“From the outside, the house in Lakeview Terrace looked perfect.” Which of course means that it wasn't. We're introduced to the horrifying Dr. Graham Bigelow, who beats his wife and, increasingly as the boy gets older, his son, Zane. On the night of Zane’s prom, a particularly savage attack puts him and his sister in the hospital, and his father blames Zane, landing him in jail. Then his sister stands up for him, enlisting the aid of their aunt, and everything changes, mainly due to Zane’s secret diaries. Nearly 20 years later, Zane leaves a successful career as a lawyer to return to Lakeview, where his aunt and sister live with their families, deciding to hang a shingle as a small-town lawyer. Then he meets Darby McCray, the landscaper who’s recently relocated and taken the town by storm, starting with the transformation of his family’s rental bungalows. The two are instantly intrigued by each other, but they move slowly into a relationship neither is looking for. Darby has a violent past of her own, so she is more than willing to take on the risk of antagonizing a boorish local family when she and Zane help an abused wife. Suddenly Zane and Darby face one attack after another, and even as they grow ever closer under the pressure, the dangers become more insidious. Roberts’ latest title feels a little long and the story is slightly cumbersome, but her greatest strength is in making the reader feel connected to her characters, so “unnecessary details” can also charm and engage.

Another success for the publishing phenom.

Pub Date: July 9, 2019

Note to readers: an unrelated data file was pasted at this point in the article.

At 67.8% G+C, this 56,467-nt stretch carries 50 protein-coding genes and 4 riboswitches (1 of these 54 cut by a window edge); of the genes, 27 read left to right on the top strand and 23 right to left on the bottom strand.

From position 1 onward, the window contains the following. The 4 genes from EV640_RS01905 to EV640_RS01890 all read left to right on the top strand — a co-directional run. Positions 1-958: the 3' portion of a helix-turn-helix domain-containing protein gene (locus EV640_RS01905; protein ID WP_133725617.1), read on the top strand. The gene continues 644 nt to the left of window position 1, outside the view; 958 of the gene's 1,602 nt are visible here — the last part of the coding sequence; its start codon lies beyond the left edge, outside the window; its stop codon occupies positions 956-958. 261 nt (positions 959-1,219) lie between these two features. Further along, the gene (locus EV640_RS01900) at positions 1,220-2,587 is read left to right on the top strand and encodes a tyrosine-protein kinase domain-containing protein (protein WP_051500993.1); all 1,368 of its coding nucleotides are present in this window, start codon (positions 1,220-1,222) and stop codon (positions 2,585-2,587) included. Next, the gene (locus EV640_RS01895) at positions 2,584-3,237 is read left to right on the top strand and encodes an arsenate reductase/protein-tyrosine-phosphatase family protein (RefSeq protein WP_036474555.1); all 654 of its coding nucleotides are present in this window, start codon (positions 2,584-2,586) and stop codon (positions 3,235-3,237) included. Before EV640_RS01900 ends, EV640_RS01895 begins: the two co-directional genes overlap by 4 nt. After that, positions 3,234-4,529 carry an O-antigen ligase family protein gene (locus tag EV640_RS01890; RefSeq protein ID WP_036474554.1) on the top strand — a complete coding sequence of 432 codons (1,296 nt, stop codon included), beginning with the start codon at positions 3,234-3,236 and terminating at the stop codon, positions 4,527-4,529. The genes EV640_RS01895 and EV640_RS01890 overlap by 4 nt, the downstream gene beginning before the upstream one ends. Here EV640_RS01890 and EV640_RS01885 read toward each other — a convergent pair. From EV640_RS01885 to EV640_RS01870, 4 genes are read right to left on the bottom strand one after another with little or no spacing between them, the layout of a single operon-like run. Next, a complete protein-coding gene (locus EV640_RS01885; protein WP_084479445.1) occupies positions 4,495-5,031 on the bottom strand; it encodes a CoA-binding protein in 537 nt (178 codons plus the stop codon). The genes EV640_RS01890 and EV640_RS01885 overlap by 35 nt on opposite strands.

ISBN: 978-1-250-20709-8

Page Count: 448

Publisher: St. Martin's

Review Posted Online: April 14, 2019

Kirkus Reviews Issue: May 1, 2019

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This thriller about the pursuit of a serial killer suffers from an unpleasant hero and a glacial pace.

OUTFOX

An FBI agent is determined to catch a man who bilks and murders wealthy women, but the chase goes slowly.

Brown (Tailspin, 2018, etc.) has published 70 bestsellers, and this one employs her usual template of thriller spiked with romance. Its main character, Drex Easton, is an FBI agent in pursuit of a serial killer, but for him it’s personal. When he was a boy, his mother left him and his father for another man, Weston Graham. Drex believes Graham murdered her and that he has killed at least seven more women after emptying their bank accounts. Now he thinks he has the clever Graham—current alias Jasper Ford—in his sights, and he’s willing to put his career at risk to catch him. The women Ford targets are wealthy, and his new prey is no exception—except that, uncharacteristically, he has married her. Talia Ford proves to be a complication for Drex, who instantly falls in lust with her even though he’s not at all sure she isn’t her husband's accomplice. Posing as a would-be novelist, Drex moves into an apartment next door to the Fords’ posh home and tries to ingratiate himself, but tensions rise immediately—Jasper is suspicious, and Talia has mixed feelings about Drex's flirtatious behavior. When Talia’s fun-loving friend Elaine Conner turns up dead after a cruise on her yacht and Jasper disappears, Drex and Talia become allies. There are a few action sequences and fewer sex scenes, but the novel’s pace bogs down repeatedly in long, mundane conversations. Drex's two FBI agent sidekicks are more interesting characters than he is; Drex himself is such a caricature of a macho man, so heedless of ethics, and so aggressive toward women that it’s tough to see him as a good guy. Brown adds a couple of implausible twists at the very end that make him seem almost as untrustworthy as Graham.

This thriller about the pursuit of a serial killer suffers from an unpleasant hero and a glacial pace.

Pub Date: Aug. 6, 2019

ISBN: 978-1-4555-7219-9

Page Count: 448

Publisher: Grand Central Publishing

Review Posted Online: July 28, 2019

Kirkus Reviews Issue: Aug. 15, 2019